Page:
9. State of the Art • Custom-coded implementations that are expensive and often unsuccessful. • Can we develop the right infrastructure to support large-scale data streaming apps? Michael Franklin Dow Jones EV Summit May 2006

  10. High Fan In Systems • A data management infrastructure for large-scale data streaming environments. • UniformDeclarative Framework • Every node is a data stream processor that speaks SQL-ese  stream-oriented queries at all levels • Hierarchical, stream-based views as an organizing principle. • Can impose a “view” over messy devices. Michael Franklin Dow Jones EV Summit May 2006

  11. HiFi - Taming the Data Flood Hierarchical Aggregation • Spatial • Temporal Headquarters Regional Centers In-network Stream Query Processing and Storage Warehouses, Stores Fast Data Path vs. Slow Data Path Dock doors, Shelves Receptors Michael Franklin Dow Jones EV Summit May 2006

  12. Device Issues: example Shelf RIFD Test - Ground Truth Michael Franklin Dow Jones EV Summit May 2006

  13. Actual RFID Readings “Restock every time inventory goes below 5” Michael Franklin Dow Jones EV Summit May 2006

  14. Query-based Data Cleaning Smooth CREATE VIEW smoothed_rfid_stream AS (SELECT receptor_id, tag_id FROM cleaned_rfid_stream [range by ’5 sec’, slide by ’5 sec’] GROUP BY receptor_id, tag_id HAVING count(*) >= count_T) Point Michael Franklin Dow Jones EV Summit May 2006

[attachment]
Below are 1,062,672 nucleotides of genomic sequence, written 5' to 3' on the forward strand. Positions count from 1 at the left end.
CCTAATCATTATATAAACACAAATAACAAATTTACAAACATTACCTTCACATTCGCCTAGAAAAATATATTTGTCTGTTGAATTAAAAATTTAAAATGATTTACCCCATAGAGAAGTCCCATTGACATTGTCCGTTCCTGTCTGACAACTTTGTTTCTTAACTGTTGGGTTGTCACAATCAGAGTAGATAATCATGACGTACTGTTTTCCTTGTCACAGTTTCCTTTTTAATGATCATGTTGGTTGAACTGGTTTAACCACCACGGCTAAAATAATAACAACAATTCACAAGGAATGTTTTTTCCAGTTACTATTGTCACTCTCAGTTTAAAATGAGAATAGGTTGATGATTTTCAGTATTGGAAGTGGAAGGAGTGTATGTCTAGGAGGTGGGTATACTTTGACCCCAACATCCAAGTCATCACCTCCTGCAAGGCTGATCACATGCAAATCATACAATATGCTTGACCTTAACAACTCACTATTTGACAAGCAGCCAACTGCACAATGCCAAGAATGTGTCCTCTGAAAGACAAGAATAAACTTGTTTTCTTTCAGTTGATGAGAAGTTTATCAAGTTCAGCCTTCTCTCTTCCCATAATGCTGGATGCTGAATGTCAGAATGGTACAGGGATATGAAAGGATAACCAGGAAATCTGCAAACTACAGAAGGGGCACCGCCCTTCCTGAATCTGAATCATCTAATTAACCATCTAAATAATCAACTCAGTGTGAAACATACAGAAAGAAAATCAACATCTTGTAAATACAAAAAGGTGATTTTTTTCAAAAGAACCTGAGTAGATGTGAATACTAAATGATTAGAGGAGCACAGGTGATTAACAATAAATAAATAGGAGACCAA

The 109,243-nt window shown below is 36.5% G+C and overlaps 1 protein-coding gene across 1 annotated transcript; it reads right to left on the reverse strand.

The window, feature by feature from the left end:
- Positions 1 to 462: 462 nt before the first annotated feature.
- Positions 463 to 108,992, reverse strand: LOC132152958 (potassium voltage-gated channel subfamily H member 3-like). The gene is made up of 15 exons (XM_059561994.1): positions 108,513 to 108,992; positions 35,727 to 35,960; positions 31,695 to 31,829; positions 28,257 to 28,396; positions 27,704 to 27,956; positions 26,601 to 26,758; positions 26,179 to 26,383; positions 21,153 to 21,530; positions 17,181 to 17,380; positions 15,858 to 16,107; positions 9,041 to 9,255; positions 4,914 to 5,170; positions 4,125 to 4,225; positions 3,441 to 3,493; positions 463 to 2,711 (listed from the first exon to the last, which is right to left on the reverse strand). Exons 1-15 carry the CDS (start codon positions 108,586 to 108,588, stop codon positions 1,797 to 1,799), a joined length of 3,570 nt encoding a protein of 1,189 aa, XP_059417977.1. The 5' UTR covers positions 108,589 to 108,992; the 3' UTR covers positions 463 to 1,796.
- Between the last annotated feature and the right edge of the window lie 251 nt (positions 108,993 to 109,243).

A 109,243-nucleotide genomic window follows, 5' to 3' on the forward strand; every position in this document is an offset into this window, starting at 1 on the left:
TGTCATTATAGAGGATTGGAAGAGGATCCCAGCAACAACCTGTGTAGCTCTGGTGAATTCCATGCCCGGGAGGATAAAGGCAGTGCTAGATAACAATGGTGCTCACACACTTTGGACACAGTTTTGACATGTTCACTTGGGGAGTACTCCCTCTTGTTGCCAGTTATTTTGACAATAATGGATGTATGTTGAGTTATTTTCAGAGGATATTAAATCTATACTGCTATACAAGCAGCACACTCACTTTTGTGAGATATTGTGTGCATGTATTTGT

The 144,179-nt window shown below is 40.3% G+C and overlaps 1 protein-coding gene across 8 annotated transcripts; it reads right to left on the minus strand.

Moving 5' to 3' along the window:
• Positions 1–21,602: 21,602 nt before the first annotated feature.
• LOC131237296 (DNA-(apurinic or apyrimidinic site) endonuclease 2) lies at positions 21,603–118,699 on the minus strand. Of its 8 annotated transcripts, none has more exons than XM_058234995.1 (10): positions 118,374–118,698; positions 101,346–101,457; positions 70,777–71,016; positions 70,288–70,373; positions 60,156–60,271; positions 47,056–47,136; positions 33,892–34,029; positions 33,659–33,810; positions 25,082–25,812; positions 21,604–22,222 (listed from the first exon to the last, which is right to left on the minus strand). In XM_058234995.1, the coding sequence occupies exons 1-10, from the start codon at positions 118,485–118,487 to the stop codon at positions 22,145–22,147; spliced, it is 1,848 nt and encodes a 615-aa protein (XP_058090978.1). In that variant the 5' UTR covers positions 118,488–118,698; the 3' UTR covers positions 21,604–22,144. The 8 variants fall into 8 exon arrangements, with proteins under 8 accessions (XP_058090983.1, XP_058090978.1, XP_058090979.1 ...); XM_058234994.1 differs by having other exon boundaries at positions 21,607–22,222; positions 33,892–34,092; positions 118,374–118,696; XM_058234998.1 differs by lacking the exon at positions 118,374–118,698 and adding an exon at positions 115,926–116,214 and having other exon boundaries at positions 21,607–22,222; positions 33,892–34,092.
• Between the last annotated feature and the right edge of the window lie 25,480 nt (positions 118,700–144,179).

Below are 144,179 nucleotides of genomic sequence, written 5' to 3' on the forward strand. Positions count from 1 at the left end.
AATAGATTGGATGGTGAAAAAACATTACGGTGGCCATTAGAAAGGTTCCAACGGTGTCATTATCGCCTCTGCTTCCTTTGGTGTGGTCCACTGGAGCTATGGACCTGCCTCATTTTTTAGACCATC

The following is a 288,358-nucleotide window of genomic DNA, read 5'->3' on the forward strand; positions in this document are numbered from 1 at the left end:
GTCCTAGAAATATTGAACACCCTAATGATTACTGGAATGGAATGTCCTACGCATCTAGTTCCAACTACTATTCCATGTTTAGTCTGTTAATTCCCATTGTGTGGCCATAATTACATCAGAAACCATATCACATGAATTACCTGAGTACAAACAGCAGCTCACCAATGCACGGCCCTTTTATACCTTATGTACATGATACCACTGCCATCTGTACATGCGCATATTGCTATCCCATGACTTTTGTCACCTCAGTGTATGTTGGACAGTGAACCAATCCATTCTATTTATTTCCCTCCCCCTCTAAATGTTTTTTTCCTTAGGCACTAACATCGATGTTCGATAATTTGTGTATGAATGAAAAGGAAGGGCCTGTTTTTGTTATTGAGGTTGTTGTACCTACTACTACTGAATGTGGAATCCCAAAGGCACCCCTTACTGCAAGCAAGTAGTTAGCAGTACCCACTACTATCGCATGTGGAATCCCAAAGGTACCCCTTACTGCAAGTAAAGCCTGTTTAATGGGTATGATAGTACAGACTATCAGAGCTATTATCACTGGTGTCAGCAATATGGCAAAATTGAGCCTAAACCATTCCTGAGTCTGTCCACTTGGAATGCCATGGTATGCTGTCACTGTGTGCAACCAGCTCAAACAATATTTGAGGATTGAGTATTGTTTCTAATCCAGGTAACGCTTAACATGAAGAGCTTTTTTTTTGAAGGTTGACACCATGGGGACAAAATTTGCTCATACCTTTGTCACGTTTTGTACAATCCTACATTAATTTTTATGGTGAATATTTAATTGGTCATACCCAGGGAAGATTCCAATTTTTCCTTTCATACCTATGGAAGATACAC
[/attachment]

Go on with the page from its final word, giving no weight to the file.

15. Query-based Data Cleaning Arbitrate CREATE VIEW arbitrated_rfid_stream AS (SELECT receptor_id, tag_id FROM smoothed_rfid_stream rs [range by ’5 sec’, slide by ’5 sec’] GROUP BY receptor_id, tag_id HAVING count(*) >= ALL (SELECT count(*) FROM smoothed_rfid_stream [range by ’5 sec’, slide by ’5 sec’] WHERE tag_id = rs.tag_id GROUP BY receptor_id)) Smooth Point Michael Franklin Dow Jones EV Summit May 2006

  16. After Query-based Cleaning “Restock every time inventory goes below 5” Michael Franklin Dow Jones EV Summit May 2006

  17. Once you have the right abstractions… • “Soft Sensors” • Quality and lineage • Optimization (power, etc.) • Pushdown of external validation information • Data archiving • Model-based sensing • Imperative processing • … Michael Franklin Dow Jones EV Summit May 2006

  18. Data Integration • Integration is the ultimate schema-first problem. • Structure is both a key enabler and a key impediment here. Michael Franklin Dow Jones EV Summit May 2006

  19. Search vs. Query What if you wanted to find out which actors donated to John Kerry’s presidential campaign? Michael Franklin Dow Jones EV Summit May 2006

  20. Search vs. Query Michael Franklin Dow Jones EV Summit May 2006